The "White Widow," 50, and her 12-year-old son, Joe "Jojo" Dixon — a "poster boy" for the Daesh regime — are believed to have died as a result of a US drone strike.
The fugitive jihadi, who was once a punk rock singer, is thought to have been killed in June — although details are only now emerging.
Although there is confidence she is dead, security forces in the UK and the United States say it is impossible to be categorical given the inability to collect accurate evidence on the ground at present. Previously there have been instances where high-profile members of Daesh have been reported dead only to reappear.
According to one newspaper report, the CIA told its UK counterparts that Jones was killed by a Predator drone strike near the Syria-Iraq border in June. It claimed she had last been seen fleeing from war-torn Raqqa, and heading for the Syrian border town of Mayadin.
Many Daesh fighters have fled the Iraq city as the terrorist organization is squeezed out of its last remaining stronghold.
US military chiefs at the Pentagon said they are unable to confirm the demise of Britain's most wanted female terrorist.
"I do not have any information that would substantiate that report but that could change and we are looking into this," Major Adrian Rankine-Galloway said.
British #ISIS recruiter Sally Jones reportedly killed by US drone strike while fleeing Raqqa. https://t.co/lebWZDMoaj pic.twitter.com/iFKfjt0uov— Jim Roberts (@nycjim) October 12, 2017
Similarly, a British foreign office spokeswoman said: "We do not comment on matters of national security."
However Major General Chip Chapman, the former head of counterterrorism at the UK Ministry of Defence, said the woman would have been a "significant" target as a result of her role in recruiting Daesh fighters in Britain.
Regarding reports that her son had also been killed, he said:
"It is a difficult one because under the UN Charters he is under the age of what we would classify as a soldier. Even if he got up to really bad things, he shouldn't have been targeted. We don't know for sure whether he was with her or not."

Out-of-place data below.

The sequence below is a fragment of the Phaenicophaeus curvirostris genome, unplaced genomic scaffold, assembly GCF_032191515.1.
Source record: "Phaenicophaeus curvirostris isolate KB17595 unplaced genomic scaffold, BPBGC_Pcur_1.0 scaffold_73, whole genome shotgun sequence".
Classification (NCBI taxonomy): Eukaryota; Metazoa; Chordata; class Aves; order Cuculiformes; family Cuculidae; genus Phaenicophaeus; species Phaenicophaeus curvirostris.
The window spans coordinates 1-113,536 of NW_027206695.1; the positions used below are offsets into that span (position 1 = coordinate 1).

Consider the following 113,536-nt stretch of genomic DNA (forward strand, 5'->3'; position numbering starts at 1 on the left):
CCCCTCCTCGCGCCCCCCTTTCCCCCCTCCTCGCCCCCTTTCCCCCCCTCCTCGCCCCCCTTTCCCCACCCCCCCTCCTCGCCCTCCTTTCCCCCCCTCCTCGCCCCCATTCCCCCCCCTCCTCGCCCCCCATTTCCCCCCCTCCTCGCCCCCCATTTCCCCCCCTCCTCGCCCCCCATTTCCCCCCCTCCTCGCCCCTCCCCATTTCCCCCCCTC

From Punk Rocker to Daesh Recruiter
A former punk musician, Jones had been a single mother-of-two living on benefits when she met her future husband, then 19, online, and immediately became besotted with him.
After converting to Islam she traveled from Britain to Syria in 2013 to join fellow Briton Junaid Hussain, who was later killed in a US drone attack in 2015.
Using the pseudonym Umm Hussain al-Britani, Jones is thought to have recruited dozens of women to the terrorist movement by boasting on social media of how wonderful life was in the caliphate.
She encouraged followers to carry out attacks against the West while defending Daesh beheadings and vowing to do the same.
She provided practical advice on how to travel to Syria, as well as offer guidance on how to construct home-made bombs, often sharing pictures of herself posing with weapons.
Among her many tweets was one which read: "You Christians all need beheading with a nice blunt knife and stuck on the railings at Raqqa… Come here I'll do it for you."
Both Hussain and Jones were accused of trying to recruit extremists in the UK to carry out sinister attacks. She was place on a UN sanctions list that included a travel ban and freeze on assets, and a hit list of US bombings.
She was nicknamed the "White Widow" by the British media, although she was not the only jihadist to be given this title, which had also been used for Samantha Lewthwaite, the widow of 7/7 London attacker Germaine Lindsay.
#BRITISH jihadis Sally Jones & Samantha Lewthwaite have been creating an ‘army’ of white Muslim women to attack #UKhttps://t.co/HSkVYJibPH pic.twitter.com/OlBiDC1npS— 𝓝𝓪𝓿𝔂⚓️👠𝓑𝓻𝓪𝓽 (@RavenHUWolf) October 10, 2017
Mother of a 'Lost Soul'
Jones had been living in Raqqa with her son and was in charge of training all European female recruits, or "muhajirat."
Daesh entrusted her with leading the secretive female wing of the Anwar al-Awlaki battalion, a unit founded by her late husband that is composed solely of foreign fighters.
The scene was reminiscent of the Jihadi John executions which took place over the autumn of 2014, except in this case the killer's face was not masked by a balaclava. His grandparents are reported to have later recognized him in the footage, although there was no official confirmation of the child's identity.
Terry Lynch said he had written to his grandson describing him as a "lost soul."
"That is a wasted life. His life is finished. There is no way he can come back to the normal world. It's terrible. Unbelievable. I feel really guilty because the boy used to say to me 'Grandad, can I stay with you?' " he said.
"He was a lovely little boy, gorgeous. He's a lost soul, you are never going to get him back. How do you ask him to come back to this country and join in with ordinary kids playing football on the street when he has a Kalashnikov?" Mr Lynch added.